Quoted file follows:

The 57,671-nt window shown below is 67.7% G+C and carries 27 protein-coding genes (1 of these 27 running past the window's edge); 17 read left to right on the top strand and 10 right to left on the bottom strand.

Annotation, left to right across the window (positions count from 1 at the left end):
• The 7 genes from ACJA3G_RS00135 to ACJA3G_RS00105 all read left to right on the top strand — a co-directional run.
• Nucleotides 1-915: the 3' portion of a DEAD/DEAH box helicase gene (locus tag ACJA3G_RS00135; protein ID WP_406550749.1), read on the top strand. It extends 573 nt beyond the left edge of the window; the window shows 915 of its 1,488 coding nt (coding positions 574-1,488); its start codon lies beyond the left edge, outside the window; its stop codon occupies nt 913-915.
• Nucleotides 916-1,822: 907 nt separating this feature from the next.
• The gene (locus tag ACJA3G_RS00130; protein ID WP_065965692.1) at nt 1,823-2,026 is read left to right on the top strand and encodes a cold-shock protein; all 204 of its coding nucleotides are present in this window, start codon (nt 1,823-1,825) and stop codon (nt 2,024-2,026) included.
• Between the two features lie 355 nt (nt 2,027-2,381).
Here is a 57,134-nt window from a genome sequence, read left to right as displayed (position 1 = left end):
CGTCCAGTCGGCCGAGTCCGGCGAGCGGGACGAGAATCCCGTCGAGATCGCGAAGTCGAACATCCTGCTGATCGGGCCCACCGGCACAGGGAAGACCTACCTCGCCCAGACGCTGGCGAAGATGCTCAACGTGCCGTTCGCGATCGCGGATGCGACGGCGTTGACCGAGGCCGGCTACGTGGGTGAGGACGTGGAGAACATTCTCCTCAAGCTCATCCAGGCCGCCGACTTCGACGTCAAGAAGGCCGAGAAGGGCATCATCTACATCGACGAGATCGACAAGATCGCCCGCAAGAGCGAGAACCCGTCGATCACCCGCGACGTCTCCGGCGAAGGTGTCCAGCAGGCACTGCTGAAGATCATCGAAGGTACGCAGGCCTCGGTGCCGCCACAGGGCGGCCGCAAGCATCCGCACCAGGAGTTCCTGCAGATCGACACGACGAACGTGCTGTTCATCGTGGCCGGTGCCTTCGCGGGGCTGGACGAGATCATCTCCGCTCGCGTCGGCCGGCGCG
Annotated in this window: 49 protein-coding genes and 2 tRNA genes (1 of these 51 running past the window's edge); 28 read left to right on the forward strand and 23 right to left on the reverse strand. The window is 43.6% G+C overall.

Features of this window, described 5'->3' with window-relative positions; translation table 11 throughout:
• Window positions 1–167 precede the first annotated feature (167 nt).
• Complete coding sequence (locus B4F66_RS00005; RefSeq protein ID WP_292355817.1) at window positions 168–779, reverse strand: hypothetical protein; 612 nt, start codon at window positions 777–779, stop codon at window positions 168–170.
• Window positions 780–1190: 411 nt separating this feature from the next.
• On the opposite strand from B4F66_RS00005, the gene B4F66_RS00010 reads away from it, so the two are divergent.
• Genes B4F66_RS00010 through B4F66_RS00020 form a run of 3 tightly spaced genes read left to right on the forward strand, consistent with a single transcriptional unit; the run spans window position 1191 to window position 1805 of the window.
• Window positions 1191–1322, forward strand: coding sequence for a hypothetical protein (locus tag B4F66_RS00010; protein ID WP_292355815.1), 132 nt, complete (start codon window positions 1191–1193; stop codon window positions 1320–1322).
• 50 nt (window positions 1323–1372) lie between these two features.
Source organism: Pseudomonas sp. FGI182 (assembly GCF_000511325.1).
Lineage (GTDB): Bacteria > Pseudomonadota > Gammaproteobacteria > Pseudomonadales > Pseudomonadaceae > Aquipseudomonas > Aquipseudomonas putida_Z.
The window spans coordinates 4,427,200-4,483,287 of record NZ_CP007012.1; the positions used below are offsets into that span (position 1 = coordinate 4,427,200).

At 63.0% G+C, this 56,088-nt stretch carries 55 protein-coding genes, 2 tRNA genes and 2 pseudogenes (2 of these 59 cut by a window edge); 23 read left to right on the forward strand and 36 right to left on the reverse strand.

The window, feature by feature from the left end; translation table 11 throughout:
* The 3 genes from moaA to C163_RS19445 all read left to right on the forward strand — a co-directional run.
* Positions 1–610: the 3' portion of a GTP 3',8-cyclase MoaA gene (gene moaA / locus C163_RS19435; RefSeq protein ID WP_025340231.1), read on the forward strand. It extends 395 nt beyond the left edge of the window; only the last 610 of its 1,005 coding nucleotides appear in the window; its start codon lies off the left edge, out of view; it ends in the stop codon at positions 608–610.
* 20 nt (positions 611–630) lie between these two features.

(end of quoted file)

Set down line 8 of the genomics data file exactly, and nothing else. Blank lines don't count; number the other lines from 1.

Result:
Here is a 57,134-nt window from a genome sequence, read left to right as displayed (position 1 = left end):